I’m watching all the ire coming across the wire from everyone under the sun over Lenovo and Superfish and I can’t help but laugh. I’m sorry for poking fun at everyone over this mess, but let’s be a little realistic here. Are you really so gullible that you just blindly placed your trust in a company for no reason other than the fact that you bought their product? Let’s get something straight here, a computer is a very personal thing. It’s like your wallet, your social security number; your deepest darkest secret.
Why on earth would anyone just buy a device like a computer, pull it out of the box and start using it!?!! Are you really that naive to trust your security to an “out of the box” installation of a new laptop, phone, or tablet? Now, I’m not like most people and I actually have the technical skills to completely tear down a piece of equipment and put it together with just a “few parts” left over, but overall, it’ll still work.. (sort of..) lol. **just had to inject some humour here
Let’s be honest though. Reinstalling an operating system on a machine is pretty much a mindless exercise these days. The install discs pretty much walk you through the entire process. Yes, there are a few drivers that might be missing, but that is easily resolved by calling on your local computer nerd friend, a call to tech support, or even a little bit of surfing on your iphone, android, or even your blackberry.
I’m writing this piece, because it’s pretty clear there needs to be a basic education in security and compute devices here. Sometimes I place too much faith in Darwinism to root out the truly mindless acts of idiocy, but to be up in arms over this; REALLY!?!!
Some basic “must do” things to secure yourself:
New Computer: Reinstall the OS and Applications from the REAL install disks or downloads directly from the manufacturer’s site. (Microsoft, Apple, Adobe, etc.)
New Phone: if you have an Apple i-Device, reinstall the official Apple IOS Firmware via iTunes or take it to the Apple Store and have them do it. If you have an Android Phone, at a minimum, a factory reset.
Passwords: Don’t share them with anyone except for your domestic partner or someone you implicitly trust.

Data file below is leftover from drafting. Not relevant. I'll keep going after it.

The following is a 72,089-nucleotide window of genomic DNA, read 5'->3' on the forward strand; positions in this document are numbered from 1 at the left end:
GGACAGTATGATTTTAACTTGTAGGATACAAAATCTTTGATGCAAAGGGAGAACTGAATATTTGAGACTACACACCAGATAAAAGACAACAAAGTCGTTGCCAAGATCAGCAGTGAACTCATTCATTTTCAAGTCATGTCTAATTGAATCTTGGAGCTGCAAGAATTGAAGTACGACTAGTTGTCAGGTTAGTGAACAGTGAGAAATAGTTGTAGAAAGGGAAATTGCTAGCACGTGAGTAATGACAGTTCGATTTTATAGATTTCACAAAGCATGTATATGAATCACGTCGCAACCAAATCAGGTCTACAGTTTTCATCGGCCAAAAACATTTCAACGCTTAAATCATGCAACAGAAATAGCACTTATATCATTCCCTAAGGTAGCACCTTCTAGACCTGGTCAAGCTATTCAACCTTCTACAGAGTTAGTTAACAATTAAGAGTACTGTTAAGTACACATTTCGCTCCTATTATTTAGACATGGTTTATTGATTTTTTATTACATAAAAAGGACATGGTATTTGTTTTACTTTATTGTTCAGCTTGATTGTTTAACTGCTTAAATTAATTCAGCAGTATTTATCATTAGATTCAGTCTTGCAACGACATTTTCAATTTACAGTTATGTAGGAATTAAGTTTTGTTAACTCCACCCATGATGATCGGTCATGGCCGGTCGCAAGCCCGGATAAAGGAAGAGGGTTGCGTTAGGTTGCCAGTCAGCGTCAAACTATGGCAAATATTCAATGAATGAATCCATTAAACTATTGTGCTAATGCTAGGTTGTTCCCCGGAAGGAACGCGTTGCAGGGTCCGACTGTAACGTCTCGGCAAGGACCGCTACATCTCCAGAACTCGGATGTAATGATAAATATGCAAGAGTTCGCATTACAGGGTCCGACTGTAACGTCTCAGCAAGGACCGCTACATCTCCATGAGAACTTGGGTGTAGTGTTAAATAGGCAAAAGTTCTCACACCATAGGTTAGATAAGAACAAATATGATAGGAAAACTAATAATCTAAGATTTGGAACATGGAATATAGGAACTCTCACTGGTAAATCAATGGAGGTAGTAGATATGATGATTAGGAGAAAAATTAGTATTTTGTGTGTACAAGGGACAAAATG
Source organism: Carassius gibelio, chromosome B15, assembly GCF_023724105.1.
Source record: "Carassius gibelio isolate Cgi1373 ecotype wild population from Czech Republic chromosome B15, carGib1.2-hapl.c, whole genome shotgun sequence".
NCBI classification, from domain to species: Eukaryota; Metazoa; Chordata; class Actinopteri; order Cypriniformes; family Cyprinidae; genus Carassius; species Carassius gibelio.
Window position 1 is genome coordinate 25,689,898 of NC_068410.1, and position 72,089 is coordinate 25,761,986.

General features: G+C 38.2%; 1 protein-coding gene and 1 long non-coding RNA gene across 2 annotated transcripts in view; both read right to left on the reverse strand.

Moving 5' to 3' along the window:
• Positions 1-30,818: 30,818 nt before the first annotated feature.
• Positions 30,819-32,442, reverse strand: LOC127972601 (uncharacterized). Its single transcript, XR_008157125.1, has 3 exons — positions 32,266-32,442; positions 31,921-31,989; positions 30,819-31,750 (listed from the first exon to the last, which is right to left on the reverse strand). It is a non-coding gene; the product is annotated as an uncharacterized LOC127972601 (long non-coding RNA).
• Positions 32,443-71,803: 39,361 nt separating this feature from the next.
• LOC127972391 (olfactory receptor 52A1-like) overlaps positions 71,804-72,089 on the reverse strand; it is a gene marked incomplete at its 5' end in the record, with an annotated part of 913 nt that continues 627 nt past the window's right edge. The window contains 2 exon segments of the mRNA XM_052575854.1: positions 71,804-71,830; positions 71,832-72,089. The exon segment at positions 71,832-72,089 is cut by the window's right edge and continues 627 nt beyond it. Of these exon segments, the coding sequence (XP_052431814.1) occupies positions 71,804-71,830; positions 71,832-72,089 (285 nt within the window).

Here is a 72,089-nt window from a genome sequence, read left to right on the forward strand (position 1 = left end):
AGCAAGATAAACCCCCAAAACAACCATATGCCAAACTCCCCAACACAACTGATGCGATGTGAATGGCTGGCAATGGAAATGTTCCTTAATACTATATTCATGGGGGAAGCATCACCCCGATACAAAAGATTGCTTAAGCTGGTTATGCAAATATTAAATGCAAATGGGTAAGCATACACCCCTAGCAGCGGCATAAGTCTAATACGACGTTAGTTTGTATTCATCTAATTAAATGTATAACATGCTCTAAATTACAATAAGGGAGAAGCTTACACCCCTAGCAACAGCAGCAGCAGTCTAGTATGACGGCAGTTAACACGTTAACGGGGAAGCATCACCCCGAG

Some basic “must do” everyday things when it comes to computers and personal devices:
1. Don’t let anyone “check their email” or “look up” something on your computer or device.
2. Don’t trust anyone with your password.
3. Work at a company with “BYOD”? Don’t let IT “reconfigure” your device with their Antivirus, windows profiles, etc. Have them provide you with their equipment that they can lock down to their heart’s content. IT departments are notorious for spying on your personal stuff.
4. Boyfriends / Girlfriends / Babysitters / whoever: They shouldn’t ever have access to your personal devices.
Surfing the Web / Internet Access:
Hotels: Get a VPN and Use it to connect to the internet when on their network.
Starbucks / Airports / Public Wifi: Get a VPN and Use it to connect to the internet when on their network.
Work: If you’re connecting your personal device to their network (which you probably shouldn’t be doing), Get a VPN and Use it to connect to the internet when on their network.
Tethering off your Wireless Phone or Mobile Hotspot: Get a VPN and Use it to connect to the internet when on their network.
Home: Supply your own Cable modem or Router if possible, otherwise, build a pfsense router and route all your traffic to a VPN provider you trust.
Websites with sensitive data: Check the Security certificate validity! If you’re not sure, call your bank, healthcare insurance company, etc. and double check with them on what the certificate should say!
Internet Access on a plane: Get a VPN and Use it to connect to the internet when on their network. (Just do a Google search on “Gogo and Man in the Middle”)
Assume they’re completely insecure and don’t use them to give out your credit cards or sensitive information.
Assume it’s insecure and don’t use it to give out your credit cards or sensitive information.
The bottom line is there is no such thing as secure anymore. If your information is digital, expect it to be culled somewhere. The best case is that whoever has this information is going to be reputable (like your bank) and the worst case, they’re going to use it for nefarious reasons: (Insert large corporate entity who is giving you a “low cost or free” service).
Even your VPN provider can be a shithead, but you have to choose the devil you know vs. the devil that just sold you a laptop, internet access, or the Brooklyn Bridge. As for me? I run my own VPN server(s) and own, manage, and configured all the hardware and infrastructure.
Bottom line: Remember all those people that trusted Mt. Gox with their Bitcoin? yeah.. ok. They just said, “Trust me” Oh.. and that guy / girl you just met? uhm.. You ever wonder why your computer all of a sudden got a lot slower after they came over and “checked their email” from your computer?
TLDR: Don’t be so gullible. If you wouldn’t trust them with your ATM pin number, why on earth would you trust them to configure your computer for you?